It is not technically feasible to archive all documents. Even if we restrict ourselves to the domain of person-to-person communication, we still find that the sheer volume of electronic mail, especially when spam is included, simply makes it harder to find information later. In addition, privacy concerns mean that it is not always desirable to archive everything. Some public libraries now routinely delete book borrowing information, so that they cannot be required to identify which books a particular individual may have read. If not all documents are to be archived, some documents must be rejected. In a corporate research environment it might be that reports are archived, but not research notes, for example. Yet, in the future, those notes might be considered a highly valuable resource for understanding and validating (or otherwise) the findings of the reports.
When a Document is archived then, one should consider archiving secondary documents in the same collection; however, this increases the burden on Finding Aids and on Archive Structure.
How to Archive?
After selecting which documents are to be preserved, and (explicitly or implicitly) which are to be destroyed, or at best left to their own chances, after the decision to create an archive has been made, one must determine the methodologies to be employed. After the why and the what comes the how.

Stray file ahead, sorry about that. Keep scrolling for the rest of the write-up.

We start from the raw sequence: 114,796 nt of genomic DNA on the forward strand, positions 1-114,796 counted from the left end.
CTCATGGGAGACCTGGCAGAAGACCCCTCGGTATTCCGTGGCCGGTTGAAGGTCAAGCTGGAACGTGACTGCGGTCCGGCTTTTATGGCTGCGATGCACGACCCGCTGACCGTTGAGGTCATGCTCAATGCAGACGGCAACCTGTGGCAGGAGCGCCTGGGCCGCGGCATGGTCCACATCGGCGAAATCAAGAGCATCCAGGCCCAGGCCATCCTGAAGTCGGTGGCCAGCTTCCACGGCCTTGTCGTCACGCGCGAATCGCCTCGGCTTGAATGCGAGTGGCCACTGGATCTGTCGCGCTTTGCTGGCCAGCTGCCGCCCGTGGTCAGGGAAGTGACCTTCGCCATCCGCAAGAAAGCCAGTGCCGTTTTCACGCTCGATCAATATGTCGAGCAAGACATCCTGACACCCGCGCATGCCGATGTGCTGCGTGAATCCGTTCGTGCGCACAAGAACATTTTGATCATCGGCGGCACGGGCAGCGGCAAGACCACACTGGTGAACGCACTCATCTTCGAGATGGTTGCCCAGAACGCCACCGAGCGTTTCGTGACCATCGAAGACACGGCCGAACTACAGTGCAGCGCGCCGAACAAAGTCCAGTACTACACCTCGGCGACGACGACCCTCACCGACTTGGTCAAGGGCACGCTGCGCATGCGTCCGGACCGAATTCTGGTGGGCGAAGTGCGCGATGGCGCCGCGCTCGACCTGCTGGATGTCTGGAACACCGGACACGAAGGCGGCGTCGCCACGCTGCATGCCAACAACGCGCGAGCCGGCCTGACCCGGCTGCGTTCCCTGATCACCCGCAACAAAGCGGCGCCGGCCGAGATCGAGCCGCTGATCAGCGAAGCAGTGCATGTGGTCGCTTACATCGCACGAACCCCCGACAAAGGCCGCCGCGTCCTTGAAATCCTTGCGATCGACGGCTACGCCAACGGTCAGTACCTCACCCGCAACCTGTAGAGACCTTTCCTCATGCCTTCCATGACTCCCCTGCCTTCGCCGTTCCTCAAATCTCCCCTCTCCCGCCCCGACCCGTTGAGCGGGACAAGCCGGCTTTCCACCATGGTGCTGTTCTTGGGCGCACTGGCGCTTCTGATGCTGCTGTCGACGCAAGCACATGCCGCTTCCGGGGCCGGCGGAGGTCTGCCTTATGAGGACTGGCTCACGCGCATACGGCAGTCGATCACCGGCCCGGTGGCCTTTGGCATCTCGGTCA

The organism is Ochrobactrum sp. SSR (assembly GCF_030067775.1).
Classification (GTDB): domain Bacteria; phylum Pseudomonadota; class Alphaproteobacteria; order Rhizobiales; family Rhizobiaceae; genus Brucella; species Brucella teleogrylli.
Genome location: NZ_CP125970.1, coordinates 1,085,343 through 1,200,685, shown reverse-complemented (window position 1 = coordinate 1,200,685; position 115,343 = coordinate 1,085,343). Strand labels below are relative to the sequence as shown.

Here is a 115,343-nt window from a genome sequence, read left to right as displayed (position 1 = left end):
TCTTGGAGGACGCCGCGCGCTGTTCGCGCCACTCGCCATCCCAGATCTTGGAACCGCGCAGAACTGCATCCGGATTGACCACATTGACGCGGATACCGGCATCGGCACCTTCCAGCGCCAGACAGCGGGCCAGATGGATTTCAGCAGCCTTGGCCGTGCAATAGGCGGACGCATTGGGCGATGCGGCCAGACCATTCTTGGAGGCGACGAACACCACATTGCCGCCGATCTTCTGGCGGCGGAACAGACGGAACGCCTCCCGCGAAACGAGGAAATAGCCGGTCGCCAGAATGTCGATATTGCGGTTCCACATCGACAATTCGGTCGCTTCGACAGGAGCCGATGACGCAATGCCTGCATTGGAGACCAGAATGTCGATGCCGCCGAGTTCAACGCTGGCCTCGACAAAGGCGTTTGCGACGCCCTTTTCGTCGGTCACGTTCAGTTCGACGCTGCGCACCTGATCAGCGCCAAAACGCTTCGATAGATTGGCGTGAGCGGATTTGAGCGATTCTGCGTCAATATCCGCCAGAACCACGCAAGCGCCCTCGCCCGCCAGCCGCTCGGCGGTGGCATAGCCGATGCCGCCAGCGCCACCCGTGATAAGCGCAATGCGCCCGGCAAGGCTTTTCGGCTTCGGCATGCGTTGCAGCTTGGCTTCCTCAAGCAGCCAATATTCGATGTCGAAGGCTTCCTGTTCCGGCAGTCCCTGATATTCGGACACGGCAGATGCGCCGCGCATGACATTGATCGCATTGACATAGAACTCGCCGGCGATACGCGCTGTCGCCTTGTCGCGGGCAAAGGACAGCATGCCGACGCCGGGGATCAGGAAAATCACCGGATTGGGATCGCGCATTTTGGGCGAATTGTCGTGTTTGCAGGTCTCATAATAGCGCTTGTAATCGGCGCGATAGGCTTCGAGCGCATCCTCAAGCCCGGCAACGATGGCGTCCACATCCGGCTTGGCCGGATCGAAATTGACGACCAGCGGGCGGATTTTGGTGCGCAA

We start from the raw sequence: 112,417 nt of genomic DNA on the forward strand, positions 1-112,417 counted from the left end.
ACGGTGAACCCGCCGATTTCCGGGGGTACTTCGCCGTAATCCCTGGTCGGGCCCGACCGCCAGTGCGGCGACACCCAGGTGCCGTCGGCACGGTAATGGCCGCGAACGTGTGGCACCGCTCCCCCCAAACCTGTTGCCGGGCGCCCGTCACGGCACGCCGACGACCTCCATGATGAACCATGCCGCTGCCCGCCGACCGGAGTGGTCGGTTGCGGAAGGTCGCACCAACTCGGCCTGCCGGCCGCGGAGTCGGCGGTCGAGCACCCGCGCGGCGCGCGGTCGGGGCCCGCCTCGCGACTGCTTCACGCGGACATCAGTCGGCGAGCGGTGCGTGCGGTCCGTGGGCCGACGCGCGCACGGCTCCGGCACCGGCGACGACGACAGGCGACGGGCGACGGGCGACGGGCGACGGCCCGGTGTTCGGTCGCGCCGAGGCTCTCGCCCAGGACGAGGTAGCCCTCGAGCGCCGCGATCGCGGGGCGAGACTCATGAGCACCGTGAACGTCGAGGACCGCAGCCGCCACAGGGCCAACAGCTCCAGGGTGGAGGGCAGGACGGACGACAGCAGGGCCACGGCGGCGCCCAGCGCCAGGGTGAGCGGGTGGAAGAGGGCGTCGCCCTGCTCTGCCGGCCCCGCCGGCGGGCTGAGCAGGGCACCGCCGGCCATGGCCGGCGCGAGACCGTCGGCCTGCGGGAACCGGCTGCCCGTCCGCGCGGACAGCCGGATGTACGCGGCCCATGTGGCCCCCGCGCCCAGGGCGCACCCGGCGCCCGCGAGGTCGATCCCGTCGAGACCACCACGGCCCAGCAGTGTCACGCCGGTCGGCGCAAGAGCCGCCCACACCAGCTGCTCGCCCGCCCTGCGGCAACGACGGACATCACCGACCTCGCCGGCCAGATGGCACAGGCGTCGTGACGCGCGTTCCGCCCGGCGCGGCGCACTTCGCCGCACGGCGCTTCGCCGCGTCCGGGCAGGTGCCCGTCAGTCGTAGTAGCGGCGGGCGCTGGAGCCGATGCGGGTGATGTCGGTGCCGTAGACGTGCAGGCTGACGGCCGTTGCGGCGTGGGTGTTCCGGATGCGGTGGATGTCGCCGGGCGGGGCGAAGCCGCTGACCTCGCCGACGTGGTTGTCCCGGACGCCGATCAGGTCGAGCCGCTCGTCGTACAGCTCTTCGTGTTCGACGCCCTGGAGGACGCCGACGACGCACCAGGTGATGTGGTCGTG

The Physical Substrate
It is not reasonable to expect modern computer storage devices to remain functional for A Very Long Time. Typical values for A Very Long Time for most computer equipment today are measured in thousands of hours, not thousands of years. Magnetic tapes degrade over time, as do optical storage media such as compact discs. Active devices such as rotating hard drives have dependencies on voltage and current levels, on specific versions of software drivers for specific operating systems, and, since they contain firmware, may also fail after a specific date.